Welcome to the final instillation of the template creation stage of Designing Your Own Car Wrap!
By the time you finish this blog post, you’ll be fully educated in the ancient art of making a car wrap template…. that, or you’ll just want to destroy your computer out of sheer frustration/boredom.
In Part 2 we gathered our car dimensions and in Parts 3A-3C we learned to use Illustrator to our advantage while creating templates for our car’s sides/back. Now it’s time to put the kibosh on this bad boy and “wrap-up” (tee-hee, get it?) the remaining parts of our car which is the Hood, Roof, and Front Bumper.
Starting with the hood, lets look back to how we took it’s measurements in Part 2…
… as you can see, we started our measurement using the highest two points from both sides of the hood to gauge where to start our measurement as opposed to where the hood ends in the middle. The reason we did this is because if we just measured from the bottom of the hood to where it stops in the middle, we wouldn’t haven been able to wrap the hood entirely.
Why is that? Take a look at this diagram…
… the green areas represents the part of the hood that would not get wrapped if we started our measurement where the hood stops at the top in the middle.
Now that we have our measurements, open up photoshop and make a box that’s 55″ wide by 35″ high and turn it into a guide.
It’s good to make a note where you would like your art/logo to start if you plan to place it on the hood when measuring. A good rule of thumb in the vehicle wrap community is keep text 2 inches away from any edge. The space from the highest point of the hood to where the hood begins it’s approximately 8 inches, adding 2 inches to make sure the logo/art wont hit the edge, your art should start 10 inches down from the top of our box.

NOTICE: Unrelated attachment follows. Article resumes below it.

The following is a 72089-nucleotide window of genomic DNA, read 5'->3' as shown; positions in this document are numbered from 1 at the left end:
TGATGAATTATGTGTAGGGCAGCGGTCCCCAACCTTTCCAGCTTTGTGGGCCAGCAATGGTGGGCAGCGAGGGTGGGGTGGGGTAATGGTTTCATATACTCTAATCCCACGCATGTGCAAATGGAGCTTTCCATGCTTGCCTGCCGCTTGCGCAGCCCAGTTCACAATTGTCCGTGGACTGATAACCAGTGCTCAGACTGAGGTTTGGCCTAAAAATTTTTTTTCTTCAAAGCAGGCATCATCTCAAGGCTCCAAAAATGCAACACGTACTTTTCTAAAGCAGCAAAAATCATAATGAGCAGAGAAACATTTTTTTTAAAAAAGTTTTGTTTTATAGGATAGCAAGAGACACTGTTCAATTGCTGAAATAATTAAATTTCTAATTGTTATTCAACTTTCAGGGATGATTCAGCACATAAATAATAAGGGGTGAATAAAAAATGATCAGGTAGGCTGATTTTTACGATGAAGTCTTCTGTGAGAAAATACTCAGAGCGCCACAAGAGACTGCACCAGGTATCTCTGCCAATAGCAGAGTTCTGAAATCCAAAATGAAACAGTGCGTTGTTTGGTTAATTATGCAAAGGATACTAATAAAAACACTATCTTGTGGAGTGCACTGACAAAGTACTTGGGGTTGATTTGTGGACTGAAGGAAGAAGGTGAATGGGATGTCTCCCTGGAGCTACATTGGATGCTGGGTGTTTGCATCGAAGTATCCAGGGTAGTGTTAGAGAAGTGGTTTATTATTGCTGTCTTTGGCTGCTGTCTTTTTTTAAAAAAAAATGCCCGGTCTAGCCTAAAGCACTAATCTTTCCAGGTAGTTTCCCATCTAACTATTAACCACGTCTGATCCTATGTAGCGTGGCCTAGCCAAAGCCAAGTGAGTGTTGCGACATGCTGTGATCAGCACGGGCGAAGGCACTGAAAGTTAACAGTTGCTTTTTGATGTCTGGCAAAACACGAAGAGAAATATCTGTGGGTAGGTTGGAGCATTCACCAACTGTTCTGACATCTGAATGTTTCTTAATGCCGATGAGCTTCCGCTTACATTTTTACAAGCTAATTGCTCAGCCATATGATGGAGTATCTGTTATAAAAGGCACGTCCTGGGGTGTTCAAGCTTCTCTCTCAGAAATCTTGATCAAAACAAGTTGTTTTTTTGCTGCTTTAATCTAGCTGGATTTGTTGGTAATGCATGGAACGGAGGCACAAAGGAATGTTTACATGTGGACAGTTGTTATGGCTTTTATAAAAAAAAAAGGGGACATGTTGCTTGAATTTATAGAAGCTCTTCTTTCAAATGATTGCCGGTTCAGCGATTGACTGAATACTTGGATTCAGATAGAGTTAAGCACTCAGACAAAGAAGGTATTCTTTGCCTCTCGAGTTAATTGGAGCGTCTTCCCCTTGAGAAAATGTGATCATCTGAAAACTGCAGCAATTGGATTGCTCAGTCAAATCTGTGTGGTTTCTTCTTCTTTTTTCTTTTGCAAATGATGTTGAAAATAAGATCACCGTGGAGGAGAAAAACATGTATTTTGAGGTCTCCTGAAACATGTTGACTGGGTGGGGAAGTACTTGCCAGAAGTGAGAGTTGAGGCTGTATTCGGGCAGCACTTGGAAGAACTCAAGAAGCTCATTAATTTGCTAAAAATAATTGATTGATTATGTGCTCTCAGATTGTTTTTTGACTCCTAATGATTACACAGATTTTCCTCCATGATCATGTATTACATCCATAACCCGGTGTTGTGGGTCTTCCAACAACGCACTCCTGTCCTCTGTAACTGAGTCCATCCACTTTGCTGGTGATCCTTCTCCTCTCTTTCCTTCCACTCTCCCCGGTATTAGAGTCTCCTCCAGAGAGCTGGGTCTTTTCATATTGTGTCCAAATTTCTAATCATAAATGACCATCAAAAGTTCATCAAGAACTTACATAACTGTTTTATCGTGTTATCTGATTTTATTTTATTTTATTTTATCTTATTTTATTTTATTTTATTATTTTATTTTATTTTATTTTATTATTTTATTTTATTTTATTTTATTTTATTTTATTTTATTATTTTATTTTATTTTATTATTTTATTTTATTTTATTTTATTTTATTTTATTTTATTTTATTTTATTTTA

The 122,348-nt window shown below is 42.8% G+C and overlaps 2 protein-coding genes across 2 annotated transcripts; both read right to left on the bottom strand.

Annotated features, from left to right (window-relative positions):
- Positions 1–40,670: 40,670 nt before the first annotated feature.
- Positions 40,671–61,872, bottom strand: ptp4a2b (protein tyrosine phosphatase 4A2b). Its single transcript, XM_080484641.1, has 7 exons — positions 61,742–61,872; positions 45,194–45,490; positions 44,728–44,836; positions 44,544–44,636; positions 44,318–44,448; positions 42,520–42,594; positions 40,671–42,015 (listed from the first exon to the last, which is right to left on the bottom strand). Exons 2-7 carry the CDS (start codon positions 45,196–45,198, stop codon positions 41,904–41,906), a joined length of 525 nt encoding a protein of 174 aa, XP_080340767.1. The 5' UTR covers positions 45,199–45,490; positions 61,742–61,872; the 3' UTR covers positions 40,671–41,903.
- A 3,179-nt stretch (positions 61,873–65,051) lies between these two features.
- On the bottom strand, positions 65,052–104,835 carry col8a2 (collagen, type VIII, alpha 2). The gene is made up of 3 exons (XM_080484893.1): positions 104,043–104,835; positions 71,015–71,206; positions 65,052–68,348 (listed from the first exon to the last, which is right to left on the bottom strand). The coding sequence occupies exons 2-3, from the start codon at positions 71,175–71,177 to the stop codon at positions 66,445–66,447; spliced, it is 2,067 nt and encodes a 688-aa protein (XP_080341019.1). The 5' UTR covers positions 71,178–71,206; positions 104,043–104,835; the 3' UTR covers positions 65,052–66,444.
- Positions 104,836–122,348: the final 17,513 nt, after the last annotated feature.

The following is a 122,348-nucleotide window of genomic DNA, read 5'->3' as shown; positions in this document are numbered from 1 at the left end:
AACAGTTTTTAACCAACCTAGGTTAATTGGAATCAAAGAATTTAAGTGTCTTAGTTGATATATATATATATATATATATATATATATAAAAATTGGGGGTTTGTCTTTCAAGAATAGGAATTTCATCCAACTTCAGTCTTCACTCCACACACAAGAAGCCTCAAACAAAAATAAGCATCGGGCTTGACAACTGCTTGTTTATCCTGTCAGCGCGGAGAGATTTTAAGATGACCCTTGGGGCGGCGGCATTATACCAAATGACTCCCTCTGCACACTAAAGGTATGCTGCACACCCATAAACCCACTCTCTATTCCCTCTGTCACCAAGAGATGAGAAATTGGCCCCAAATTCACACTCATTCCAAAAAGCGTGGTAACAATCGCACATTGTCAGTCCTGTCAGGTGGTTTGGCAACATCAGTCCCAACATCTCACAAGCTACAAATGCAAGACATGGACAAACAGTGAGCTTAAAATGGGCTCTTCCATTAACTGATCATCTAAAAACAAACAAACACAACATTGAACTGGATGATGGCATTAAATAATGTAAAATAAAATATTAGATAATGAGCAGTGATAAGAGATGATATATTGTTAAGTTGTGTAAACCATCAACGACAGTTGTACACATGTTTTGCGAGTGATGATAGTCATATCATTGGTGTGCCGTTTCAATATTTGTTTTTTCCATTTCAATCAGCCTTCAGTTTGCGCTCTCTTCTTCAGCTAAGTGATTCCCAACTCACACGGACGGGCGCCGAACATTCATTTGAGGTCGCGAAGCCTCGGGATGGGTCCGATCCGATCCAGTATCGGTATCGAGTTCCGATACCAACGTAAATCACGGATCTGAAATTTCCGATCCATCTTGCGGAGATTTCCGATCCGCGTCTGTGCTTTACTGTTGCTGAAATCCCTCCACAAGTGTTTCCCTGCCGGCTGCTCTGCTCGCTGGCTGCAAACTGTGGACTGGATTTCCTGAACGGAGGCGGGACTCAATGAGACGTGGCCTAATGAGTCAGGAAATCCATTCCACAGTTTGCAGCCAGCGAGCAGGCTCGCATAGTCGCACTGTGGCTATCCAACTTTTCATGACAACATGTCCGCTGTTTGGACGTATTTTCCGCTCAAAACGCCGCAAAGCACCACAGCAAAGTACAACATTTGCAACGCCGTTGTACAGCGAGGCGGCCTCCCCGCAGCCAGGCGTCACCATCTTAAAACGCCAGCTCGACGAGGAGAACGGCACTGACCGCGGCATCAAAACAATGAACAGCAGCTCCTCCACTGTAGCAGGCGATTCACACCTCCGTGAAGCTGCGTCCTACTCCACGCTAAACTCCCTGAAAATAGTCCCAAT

Make a box that’s 55″w x 10″h and align it so that the top of this box touches the top of the box we created using our hood measurements, then turn it into a guide.
With our boxes aligned like this, we now know how far down our art should be placed. The only thing left now to complete the hood template is to select the 55″x35″ guide box and add a 3″ offset. Once this step has been completed, your hood template should look like this…
Now lets move onto the front bumper, take the measurements we gathered in Part 2 for the bumper (89″ x 27″) and make a box to that size, convert it to a guide, and add a 3″ offset…
… and BOOM! Front bumper template done!
The final step is creating a roof template. When measuring out your roof, make sure to take antenna/rack placement etc. into account if applicable. Doing this makes sure your Graphics don’t land in areas that might get covered or distorted by accessories on your roof. Luckily for us, the car we’re using doesn’t really have any of this.
Make a box in illustrator that measures 75″ wide and 45″ high. We now want to make this box a guide, then preform a -2″ offset creating a box that’s 2″ smaller on all sides. The reason we’re doing this is to get a general idea where the safe spot for our graphics are, in the printing world we call this the “Live Print Area”. Now select the 75″ x 45″ guide box and add a 3″ offset to that leaving the outer most line black. When completed your roof template should look like this…
Even though we had exact measurements, humans will be involved in the wrapping process, meaning mistakes can be very likely. Creating a box for the Live Print Area on the roof gives us enough wiggle room to adjust the roof wrap if necessary without having to reprint it entirely. If Robots were involved, you’d get a perfect wrap and I’d be out of a job.
Our template creation process in now complete!!! CONGRATULATIONS! You now know just as much or more than the average Art School graduate, minus being in debt for $75,000.
Come back next week and we’ll get started on the fun stuff… PART4: SETTING UP YOUR ART!!!